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General hair removal FAQs
Here are some of your general frequently asked questions that relate to removal and growth of hair for both men and women:
Follicles produce hairs in repeated cycles. Each individual hair's growth cycle is independent from any of the other hairs. The cycle comprises 3 phases:
Anagen - growth phase
Approximately 85% of all hairs are in the growing phase at any one time. The Anagen phase, or growth phase, can vary from between 2 to 6 years.
Catagen - transitional phase
At the end of the Anagen phase the hairs enters into a Catagen phase which lasts about a couple of weeks. During the Catagen phase the hair follicle shrinks to about a sixth of the normal length. The lower part of the follicle is destroyed and the dermal papilla breaks away to rest below.
Telogen - resting phase
The resting phase follows the Catagen phase and normally lasts about 5-6 weeks. During this time the hair does not grow but stays attached to the shortened follicle, while the dermal papilla stays in a resting phase below. Approximately 10-15 percent of all hairs are in this phase at any one time.
At the end of the Telogen phase the follicle re-enters the Anagen phase. The follicle lengthens and joins the dermal papilla at the base of the follicle. Once they have joined, a new hair begins to form. If the old hair has not already been shed, the new hair pushes the old one out and the growth cycle starts all over again.
Hirsutism is defined as excessive and increased hair growth in women in locations where the occurrence of hair is normally minimal or absent. It is primarily of cosmetic and psychological concern to women. Hirsutism is not a disease, it is a symptom of a more serious medical condition, especially if it develops well after puberty.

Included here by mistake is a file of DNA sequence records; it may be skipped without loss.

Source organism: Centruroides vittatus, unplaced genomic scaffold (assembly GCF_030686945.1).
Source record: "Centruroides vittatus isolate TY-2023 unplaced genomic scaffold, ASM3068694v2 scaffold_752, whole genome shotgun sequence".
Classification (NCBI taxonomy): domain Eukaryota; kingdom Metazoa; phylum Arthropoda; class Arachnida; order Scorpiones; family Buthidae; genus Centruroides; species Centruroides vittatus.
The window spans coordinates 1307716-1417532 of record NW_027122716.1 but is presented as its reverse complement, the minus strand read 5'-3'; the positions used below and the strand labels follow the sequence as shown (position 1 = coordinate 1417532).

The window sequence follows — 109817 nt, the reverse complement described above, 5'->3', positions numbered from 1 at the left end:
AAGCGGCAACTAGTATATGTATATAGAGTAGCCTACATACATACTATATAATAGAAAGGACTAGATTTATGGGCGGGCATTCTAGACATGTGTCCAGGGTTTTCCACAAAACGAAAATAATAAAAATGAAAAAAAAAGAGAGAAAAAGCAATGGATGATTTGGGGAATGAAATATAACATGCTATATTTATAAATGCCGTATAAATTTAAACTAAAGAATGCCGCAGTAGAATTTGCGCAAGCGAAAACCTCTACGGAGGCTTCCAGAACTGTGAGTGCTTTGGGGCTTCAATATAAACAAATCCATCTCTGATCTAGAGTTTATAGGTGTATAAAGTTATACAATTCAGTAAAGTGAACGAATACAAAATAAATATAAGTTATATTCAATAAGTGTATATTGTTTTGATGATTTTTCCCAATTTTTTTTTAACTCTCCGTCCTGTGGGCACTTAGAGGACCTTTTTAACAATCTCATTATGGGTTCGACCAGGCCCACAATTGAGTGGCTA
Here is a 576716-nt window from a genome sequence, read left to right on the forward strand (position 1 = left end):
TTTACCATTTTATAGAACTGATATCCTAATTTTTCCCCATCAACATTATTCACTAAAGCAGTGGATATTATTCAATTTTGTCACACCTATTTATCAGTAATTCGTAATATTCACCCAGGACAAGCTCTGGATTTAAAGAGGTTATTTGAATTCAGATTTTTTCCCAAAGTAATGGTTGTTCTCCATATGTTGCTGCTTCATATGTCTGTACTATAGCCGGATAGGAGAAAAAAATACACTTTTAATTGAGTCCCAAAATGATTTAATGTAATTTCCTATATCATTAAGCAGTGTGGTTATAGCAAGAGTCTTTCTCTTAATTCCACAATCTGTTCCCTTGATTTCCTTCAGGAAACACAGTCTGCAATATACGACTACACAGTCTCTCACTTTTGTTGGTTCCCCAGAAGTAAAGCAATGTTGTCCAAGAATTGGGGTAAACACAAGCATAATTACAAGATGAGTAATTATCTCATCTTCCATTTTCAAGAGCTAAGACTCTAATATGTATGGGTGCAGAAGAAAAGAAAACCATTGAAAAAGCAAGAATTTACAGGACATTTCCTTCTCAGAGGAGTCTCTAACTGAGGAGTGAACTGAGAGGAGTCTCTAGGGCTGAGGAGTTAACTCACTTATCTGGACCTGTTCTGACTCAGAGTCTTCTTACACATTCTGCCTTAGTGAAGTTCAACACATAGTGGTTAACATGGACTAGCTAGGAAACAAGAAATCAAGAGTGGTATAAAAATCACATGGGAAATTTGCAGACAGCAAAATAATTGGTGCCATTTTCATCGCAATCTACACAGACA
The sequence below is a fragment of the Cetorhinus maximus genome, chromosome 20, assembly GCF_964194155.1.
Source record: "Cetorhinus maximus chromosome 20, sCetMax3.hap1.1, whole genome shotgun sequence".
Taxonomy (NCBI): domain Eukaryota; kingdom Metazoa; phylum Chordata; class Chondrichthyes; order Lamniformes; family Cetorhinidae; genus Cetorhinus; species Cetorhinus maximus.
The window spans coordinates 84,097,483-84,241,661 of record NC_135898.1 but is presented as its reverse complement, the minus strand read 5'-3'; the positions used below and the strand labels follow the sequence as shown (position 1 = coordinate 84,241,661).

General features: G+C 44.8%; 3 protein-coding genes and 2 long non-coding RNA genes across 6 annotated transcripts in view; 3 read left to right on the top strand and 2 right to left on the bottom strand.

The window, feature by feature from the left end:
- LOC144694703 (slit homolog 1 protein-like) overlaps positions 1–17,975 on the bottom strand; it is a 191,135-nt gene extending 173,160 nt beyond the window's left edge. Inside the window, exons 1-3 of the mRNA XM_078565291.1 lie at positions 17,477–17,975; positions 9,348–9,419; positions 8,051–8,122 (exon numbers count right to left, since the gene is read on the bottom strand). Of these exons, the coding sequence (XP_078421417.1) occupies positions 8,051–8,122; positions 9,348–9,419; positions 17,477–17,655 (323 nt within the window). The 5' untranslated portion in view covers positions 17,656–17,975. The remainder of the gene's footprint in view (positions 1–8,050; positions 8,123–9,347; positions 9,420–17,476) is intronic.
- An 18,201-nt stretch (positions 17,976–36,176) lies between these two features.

The cause of hirsutism is either an increased level of androgens (such as testosterone) or an oversensitivity of the hair follicles to androgens. Testosterone (a male hormone) stimulates hair growth and can also be detected in women through symptoms such as acne, deepening of the voice, and increased muscle mass. Research has also shown that high levels of insulin in women can cause hirsutism.
There are a number of conditions that may increase a woman's androgen levels, such as:
Hirsutism only affects women since the rising of androgens causes hair to grow where men typically have hair anyway. Excess hair normally appears on the chest, abdomen, back and face - areas of the body which women generally will want to remove hairs from. One method used in the evaluation of hirsutism is the Ferriman-Gallwey score, which provides a score based on the amount and location of hair growth.
Many women with unwanted hairs look for ways to control the appearance of hirsutism. If the growth is excessive then women should consult a specialist as the it could be a result of a serious medical condition. The specialist or doctor can conduct blood tests to pinpoint the specific origin of the abnormal hair growth (if there is one), and then advise on the best course of treatment.
This condition, also known as ingrown hairs, is mainly related to darker skinned people or people with curly hair. If a person has this condition they will notice lots of small bumps on the skin, mainly around the neck and jaw line area. This condition is caused by the hair in the follicle either entering the wall of the follicle (i.e. doesn't leave the follicle) or on leaving the follicle, turns and re-enters the skin.
Typically darker skinned people have coarse curly hair which naturally causes this condition. However, some methods of removing hair can make this worse. Waxing, for example, can sometimes adjust the growth direction of a follicle by pulling its hair out in the opposite direction to its growth. Fortunately this condition can also be dramatically improved by another hair removal method called laser treatment.
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